12.2 Wolf-Coursing (in Hunting In Many Lands )
While wolf-coursing is one of the most thrilling and exciting sports to be enjoyed in this country, it is less indulged in than any other sport; this, too, in the face of the fact that no country offers such excellent opportunities for its practice. This is, no doubt, due to the fact that it is a sport requiring special preparation, a thorough knowledge of both the game and country, and is very trying on horse, rider and hound. Russia seems to be the only country in which it has a foothold and a permanent place in the hearts of its sportsmen. In fact, with the Russians it might be called a national pastime. However, did it require in this country the same outlay of money, time and preparation that it does in Russia, I doubt very much its advancement as a sport.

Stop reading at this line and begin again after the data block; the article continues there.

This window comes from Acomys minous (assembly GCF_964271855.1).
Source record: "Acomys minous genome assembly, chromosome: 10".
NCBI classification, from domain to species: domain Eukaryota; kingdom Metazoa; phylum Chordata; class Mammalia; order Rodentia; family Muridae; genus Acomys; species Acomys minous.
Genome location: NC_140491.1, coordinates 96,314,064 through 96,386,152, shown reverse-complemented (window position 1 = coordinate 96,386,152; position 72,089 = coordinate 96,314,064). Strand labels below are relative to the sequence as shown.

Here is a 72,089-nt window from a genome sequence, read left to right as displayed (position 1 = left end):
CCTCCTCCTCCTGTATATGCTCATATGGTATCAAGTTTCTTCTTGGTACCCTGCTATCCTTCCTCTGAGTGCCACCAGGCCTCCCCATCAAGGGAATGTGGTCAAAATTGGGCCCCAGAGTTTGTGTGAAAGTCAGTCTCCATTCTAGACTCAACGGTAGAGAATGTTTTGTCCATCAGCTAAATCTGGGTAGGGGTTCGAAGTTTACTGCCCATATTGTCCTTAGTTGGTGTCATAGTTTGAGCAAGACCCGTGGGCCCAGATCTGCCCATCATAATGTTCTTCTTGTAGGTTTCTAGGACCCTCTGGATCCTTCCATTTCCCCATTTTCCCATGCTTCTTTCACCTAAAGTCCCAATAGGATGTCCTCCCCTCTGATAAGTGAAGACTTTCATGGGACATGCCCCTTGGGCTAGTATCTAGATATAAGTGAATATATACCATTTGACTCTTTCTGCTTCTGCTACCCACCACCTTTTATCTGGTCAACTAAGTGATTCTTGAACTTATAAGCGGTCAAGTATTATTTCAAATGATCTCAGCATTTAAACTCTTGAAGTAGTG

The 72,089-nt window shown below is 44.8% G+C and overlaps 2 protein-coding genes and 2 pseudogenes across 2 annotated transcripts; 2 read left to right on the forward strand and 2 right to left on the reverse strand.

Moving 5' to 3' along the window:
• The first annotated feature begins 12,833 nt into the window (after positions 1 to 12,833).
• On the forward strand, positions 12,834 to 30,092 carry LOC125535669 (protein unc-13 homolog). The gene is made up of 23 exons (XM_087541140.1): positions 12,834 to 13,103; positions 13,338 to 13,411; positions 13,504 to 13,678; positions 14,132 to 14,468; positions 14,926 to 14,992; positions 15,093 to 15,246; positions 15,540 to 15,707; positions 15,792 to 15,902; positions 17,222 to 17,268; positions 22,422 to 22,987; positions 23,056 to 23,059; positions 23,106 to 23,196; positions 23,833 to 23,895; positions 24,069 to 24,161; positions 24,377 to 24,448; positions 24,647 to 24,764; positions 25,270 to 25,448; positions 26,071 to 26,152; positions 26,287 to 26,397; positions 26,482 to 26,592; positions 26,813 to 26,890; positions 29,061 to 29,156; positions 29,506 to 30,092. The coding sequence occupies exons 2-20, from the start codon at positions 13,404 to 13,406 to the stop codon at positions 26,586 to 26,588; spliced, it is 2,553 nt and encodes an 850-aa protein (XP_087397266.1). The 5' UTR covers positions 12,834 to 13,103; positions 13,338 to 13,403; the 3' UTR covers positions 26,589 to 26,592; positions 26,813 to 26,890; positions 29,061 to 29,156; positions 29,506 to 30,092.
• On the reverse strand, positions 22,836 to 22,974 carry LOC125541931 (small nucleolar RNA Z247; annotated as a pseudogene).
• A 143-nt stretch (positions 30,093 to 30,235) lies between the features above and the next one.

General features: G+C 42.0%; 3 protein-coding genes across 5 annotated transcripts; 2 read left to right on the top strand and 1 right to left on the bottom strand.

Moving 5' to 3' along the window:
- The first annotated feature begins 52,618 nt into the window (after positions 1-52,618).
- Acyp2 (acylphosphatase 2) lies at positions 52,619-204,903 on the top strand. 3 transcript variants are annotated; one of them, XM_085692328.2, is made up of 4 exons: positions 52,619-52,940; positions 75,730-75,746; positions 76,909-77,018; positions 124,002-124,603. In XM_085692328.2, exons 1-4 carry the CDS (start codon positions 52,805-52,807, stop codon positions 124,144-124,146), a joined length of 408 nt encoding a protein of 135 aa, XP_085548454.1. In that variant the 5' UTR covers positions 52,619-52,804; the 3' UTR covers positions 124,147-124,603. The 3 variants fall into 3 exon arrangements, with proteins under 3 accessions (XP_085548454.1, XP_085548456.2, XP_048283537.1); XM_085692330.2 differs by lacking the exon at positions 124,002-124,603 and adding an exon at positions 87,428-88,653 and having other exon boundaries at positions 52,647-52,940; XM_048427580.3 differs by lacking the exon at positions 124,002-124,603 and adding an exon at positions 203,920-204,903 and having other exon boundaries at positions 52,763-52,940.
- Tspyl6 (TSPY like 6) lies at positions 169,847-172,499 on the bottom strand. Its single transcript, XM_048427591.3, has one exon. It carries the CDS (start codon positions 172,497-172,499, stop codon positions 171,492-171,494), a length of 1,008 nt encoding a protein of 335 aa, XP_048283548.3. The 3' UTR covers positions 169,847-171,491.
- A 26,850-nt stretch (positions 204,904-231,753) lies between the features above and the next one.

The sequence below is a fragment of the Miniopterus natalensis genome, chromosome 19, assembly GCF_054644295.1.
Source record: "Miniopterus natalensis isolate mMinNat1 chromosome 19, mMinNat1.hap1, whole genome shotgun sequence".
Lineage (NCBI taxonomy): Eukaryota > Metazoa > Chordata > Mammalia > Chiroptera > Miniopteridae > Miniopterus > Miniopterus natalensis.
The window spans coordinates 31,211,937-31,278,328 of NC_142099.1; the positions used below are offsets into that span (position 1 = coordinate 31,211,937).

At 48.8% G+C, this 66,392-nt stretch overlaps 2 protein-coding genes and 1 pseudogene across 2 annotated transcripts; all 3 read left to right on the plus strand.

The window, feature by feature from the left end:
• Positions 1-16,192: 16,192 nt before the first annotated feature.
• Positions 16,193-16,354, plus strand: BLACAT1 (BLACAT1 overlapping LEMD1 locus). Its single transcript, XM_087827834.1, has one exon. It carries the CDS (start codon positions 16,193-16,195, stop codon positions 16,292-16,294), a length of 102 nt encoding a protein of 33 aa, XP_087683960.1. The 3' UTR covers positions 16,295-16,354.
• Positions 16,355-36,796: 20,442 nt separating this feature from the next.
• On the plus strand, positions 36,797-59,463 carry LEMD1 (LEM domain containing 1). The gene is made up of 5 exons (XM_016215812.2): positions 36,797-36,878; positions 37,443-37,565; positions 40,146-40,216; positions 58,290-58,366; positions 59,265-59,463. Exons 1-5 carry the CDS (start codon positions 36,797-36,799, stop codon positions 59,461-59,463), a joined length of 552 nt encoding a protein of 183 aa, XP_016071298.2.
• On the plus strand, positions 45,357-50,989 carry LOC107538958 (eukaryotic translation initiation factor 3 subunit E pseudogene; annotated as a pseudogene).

There are really but two species of wolf in this country–the timber wolf, generally called the gray, and the prairie wolf or coyote. In different sections one hears of other varieties; but these, I believe, are merely variations in color and size, and are not specific differences. While the habits of the coyote or prairie wolf are well known to a majority of sportsmen, it is not so with the timber or gray wolf, and a few words in regard to the latter will not be amiss.
My experience is that the wolves of Montana and Wyoming are larger, stronger and fiercer than those further south, though it is a fact that the largest single wolf that I ever saw killed was in Arizona. However, he was an exception to the general run of them there. If we may judge of the Russian or European wolf from specimens to be seen in menageries and zoölogical gardens, the American wolf,